Sixth, do not even consider being uncooperative during the interview. Silence, lying, denials, game playing or a less than humble attitude will always work against you; they will be emphasized by your interviewer in the pre-sentence report. Lack of cooperation might undermine your deal and persuade the court to give you a stiffer sentence. Remember you will do more good by working with the probation officer. More importantly, you are working for yourself.
Seventh, get your attorney’s help. You need to be prepared for the interview. Perhaps this article will help. But you should ask your attorney for guidance. Meet with your attorney, if possible. At a minimum, ask your attorney to write to the probation officer to support you.
Finally, let’s emphasize one of the key points. It may be the most difficult part of this interview for you. But the hard part might be the simplest thing. You must do it. Take responsibility for what you did. You want to persuade the interviewer you understand you know right from wrong. Someone taught you the difference between good and bad, right and wrong. Say that you did not honor those who taught you those lessons. Did you give in to temptation? Acknowledge it. Did you let a friend or associate talk you into it? Admit you were not strong. If you were angry, agree that you lost your cool. If you were drunk or under the influence, say you cannot let your drink or stash control you. Admit it and recognize you might need therapy or treatment. You messed up. Everybody does. But learn the lessons.
Go into the interview having counted the cost of your conduct. Tell the interviewer you don’t want to pay any more. Look at what you are missing. You won’t see your lover anytime soon. Your son or daughter is growing up. Do you want to miss that first smile or first step? Do you think your girlfriend will wait forever? Who are the people you’ll miss while you are inside? Mention who you have hurt and who will suffer while you are away. Tell the officer you know you have let down the people depending on you. Identify the lesson you have learned and tell the probation officer. If your friends and associates led you astray, say you want to choose better friends, be a better friend, and you want to live a better life. Identify your obstacles and what you intend to do to unlearn bad habits and develop good ones.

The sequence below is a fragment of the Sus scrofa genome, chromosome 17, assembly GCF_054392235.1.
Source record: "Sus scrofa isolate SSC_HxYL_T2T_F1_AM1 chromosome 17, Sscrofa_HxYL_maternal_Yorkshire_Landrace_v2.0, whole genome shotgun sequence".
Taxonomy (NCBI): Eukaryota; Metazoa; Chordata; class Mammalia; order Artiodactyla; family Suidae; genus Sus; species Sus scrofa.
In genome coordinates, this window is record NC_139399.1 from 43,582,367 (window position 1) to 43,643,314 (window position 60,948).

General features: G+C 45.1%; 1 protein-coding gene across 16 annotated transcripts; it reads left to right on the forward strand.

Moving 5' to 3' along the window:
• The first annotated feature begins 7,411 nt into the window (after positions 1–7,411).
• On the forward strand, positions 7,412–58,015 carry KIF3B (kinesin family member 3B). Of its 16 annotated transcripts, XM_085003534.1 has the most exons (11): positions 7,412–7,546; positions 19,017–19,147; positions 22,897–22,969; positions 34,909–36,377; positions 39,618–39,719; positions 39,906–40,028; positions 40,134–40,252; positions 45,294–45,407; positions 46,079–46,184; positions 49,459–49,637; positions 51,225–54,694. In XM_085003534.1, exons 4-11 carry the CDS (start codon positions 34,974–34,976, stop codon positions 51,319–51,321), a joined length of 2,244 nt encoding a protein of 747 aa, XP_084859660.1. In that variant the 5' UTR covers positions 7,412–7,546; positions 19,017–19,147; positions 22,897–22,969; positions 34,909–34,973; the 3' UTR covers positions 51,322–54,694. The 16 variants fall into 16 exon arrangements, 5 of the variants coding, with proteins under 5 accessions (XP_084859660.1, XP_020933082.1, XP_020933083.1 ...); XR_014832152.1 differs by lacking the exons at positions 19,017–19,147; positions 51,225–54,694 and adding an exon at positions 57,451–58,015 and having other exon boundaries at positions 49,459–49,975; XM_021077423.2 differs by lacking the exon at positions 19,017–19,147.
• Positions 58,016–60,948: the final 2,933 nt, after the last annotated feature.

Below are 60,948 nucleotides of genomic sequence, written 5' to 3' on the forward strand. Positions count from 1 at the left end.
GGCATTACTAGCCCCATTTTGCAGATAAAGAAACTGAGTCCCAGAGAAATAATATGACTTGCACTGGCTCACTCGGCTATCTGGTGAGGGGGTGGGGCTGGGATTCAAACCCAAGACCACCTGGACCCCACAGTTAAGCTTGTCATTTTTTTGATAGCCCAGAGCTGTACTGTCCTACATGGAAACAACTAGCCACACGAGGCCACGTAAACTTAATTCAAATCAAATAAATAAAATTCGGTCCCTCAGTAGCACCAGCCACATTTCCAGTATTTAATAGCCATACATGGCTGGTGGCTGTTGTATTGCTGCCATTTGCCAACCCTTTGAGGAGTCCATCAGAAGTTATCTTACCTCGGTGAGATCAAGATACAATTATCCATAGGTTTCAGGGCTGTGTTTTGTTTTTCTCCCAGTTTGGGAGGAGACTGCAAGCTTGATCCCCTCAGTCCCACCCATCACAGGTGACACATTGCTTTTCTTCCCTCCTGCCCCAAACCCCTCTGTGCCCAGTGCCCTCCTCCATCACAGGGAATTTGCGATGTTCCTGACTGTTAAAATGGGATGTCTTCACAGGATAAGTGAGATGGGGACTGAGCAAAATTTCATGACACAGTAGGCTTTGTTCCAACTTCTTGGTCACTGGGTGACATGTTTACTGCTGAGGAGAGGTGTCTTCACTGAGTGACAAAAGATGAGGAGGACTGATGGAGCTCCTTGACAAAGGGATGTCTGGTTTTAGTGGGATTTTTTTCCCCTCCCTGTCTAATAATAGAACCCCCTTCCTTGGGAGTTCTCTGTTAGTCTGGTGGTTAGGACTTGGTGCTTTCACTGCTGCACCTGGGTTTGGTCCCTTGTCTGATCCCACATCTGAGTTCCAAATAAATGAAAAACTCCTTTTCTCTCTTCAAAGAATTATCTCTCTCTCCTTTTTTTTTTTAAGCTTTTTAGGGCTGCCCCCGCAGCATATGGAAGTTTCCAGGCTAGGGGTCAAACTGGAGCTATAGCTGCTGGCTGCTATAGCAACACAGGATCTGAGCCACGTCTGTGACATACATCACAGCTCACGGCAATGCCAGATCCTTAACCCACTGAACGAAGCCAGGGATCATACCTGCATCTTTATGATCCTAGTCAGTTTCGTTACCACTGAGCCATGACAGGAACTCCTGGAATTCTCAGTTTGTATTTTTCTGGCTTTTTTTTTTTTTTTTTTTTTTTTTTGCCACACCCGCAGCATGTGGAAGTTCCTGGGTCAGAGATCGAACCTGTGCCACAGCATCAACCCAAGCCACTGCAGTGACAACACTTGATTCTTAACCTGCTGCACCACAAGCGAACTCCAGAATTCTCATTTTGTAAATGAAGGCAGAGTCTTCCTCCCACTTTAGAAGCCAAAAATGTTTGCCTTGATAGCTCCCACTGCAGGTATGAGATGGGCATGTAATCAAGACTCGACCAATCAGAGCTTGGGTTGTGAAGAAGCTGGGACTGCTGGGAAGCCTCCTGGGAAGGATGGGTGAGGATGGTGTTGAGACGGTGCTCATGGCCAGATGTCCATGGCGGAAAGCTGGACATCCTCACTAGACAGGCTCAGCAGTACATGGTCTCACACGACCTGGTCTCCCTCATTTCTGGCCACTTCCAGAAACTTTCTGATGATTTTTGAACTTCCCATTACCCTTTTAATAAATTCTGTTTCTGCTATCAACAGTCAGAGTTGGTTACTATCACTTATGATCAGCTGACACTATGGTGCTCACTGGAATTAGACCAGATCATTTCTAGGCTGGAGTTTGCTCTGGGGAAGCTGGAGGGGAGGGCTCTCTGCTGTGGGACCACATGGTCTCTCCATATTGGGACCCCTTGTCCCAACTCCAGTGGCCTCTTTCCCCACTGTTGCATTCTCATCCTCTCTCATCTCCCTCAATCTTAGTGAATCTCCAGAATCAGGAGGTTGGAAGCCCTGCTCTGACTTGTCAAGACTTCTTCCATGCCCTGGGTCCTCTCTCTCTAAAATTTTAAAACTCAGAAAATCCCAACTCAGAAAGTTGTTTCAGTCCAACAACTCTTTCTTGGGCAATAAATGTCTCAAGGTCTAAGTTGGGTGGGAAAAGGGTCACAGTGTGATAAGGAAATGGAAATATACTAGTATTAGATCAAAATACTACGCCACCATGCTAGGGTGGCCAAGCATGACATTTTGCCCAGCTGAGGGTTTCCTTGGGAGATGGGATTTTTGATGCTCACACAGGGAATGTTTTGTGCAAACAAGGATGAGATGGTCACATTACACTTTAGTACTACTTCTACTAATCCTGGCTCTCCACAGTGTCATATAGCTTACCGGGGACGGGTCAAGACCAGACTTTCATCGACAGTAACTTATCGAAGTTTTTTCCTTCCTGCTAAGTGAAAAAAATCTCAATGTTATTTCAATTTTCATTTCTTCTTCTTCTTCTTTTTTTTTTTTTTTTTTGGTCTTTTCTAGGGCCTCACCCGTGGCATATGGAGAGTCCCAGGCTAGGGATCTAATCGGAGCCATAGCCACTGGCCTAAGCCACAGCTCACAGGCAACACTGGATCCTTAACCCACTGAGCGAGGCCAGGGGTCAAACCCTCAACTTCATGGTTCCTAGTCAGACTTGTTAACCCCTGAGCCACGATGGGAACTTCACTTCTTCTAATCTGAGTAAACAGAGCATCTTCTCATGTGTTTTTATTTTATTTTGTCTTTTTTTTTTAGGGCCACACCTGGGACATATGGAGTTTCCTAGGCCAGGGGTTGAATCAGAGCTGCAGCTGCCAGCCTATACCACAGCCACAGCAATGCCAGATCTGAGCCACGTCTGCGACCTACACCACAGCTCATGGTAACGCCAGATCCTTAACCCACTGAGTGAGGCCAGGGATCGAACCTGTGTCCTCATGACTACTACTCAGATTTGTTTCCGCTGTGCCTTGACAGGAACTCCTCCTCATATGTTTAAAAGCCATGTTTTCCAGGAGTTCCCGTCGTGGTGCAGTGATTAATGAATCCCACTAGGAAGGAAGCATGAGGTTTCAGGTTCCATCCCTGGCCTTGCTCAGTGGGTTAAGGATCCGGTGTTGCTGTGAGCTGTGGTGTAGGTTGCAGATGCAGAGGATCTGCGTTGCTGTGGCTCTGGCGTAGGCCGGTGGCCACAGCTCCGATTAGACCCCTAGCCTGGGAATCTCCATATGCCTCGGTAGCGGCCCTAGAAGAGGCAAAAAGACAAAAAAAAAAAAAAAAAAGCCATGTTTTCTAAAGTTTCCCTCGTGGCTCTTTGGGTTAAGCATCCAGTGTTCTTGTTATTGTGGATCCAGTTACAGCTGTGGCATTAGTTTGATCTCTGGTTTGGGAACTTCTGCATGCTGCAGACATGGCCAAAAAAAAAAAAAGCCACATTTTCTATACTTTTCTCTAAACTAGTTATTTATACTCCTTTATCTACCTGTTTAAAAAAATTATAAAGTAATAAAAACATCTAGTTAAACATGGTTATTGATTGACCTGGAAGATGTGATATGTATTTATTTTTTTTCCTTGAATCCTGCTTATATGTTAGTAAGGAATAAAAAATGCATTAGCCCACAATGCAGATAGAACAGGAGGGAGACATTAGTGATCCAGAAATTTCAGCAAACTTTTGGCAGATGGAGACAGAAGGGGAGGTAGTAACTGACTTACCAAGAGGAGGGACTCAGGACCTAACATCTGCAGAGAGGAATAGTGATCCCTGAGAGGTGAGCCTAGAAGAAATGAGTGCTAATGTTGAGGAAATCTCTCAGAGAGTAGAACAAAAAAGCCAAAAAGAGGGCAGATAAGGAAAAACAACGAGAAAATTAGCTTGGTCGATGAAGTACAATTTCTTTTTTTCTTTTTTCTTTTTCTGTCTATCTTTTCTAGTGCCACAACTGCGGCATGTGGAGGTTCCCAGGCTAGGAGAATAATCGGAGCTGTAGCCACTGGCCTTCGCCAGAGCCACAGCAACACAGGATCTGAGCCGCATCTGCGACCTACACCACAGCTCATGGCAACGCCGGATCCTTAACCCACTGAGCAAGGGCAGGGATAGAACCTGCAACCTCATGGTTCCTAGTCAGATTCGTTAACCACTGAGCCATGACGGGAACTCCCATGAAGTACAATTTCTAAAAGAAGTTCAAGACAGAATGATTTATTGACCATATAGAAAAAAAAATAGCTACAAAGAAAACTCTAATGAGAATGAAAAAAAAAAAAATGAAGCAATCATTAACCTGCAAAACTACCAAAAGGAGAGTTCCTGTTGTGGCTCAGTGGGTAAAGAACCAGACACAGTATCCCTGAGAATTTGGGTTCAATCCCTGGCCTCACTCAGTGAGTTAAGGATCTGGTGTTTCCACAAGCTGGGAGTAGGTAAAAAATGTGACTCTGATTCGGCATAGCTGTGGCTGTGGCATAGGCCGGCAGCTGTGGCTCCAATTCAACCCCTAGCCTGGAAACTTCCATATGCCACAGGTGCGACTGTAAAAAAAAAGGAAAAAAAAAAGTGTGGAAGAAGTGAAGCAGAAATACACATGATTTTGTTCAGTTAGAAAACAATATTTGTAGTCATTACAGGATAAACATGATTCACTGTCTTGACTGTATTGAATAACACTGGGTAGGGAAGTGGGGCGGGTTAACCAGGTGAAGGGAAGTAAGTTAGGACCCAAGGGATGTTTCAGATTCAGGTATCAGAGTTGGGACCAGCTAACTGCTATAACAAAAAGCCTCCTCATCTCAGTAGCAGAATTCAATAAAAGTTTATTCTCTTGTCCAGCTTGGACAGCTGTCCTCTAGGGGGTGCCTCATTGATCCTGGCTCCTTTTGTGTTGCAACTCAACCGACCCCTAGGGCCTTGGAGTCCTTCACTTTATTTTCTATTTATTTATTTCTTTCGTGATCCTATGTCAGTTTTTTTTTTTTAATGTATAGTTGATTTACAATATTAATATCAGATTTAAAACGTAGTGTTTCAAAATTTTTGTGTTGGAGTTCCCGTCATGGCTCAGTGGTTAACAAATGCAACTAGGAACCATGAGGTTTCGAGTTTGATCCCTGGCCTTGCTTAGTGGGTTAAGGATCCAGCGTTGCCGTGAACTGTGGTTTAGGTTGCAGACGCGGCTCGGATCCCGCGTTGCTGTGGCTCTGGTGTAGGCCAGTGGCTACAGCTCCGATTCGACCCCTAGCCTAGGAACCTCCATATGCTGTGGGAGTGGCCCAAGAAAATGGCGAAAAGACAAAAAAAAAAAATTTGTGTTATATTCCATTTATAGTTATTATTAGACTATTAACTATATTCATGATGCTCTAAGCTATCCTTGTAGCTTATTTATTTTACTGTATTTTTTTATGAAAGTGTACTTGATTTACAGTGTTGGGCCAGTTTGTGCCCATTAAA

You have already changed your plea–the court made a finding of guilt. Don’t destroy your credibility with a flip flop and foolish pride and deny your role in the crime. Yes, I do know there will be some who did not commit any crime or the particular crime admitted. Putting aside why you changed your plea, you still have a very good reason to impress the probation officer. She can recommend that the sentencing judge affirm your deal. At this stage of the battle, you want to lock in the peace treaty. Close the deal, warts and all. It is better than the alternatives.
With those comments to get you thinking, remember how much you can help yourself during the interview. The probation officer may not know what to think of you before he meets you. But you can influence his final conclusions about you. You have credibility–use it. Be honest, straight forward, and real. If you want your denial-of-guilt card game, and the evidence against you is compelling, the probation officer will call your bluff. That will be your only card. The probation officer, prosecutor and judge have the other 51 cards.
Now it is your turn to be your own advocate. Make the most of your interview. Nobody will speak for you.
Andrew Dósa, of the Law Offices of Andrew Dósa,
1516 Oak Street, Suite 310
Alameda, California 94501
Telephone: (510) 865-1600
Facsimile: (510) 865-7245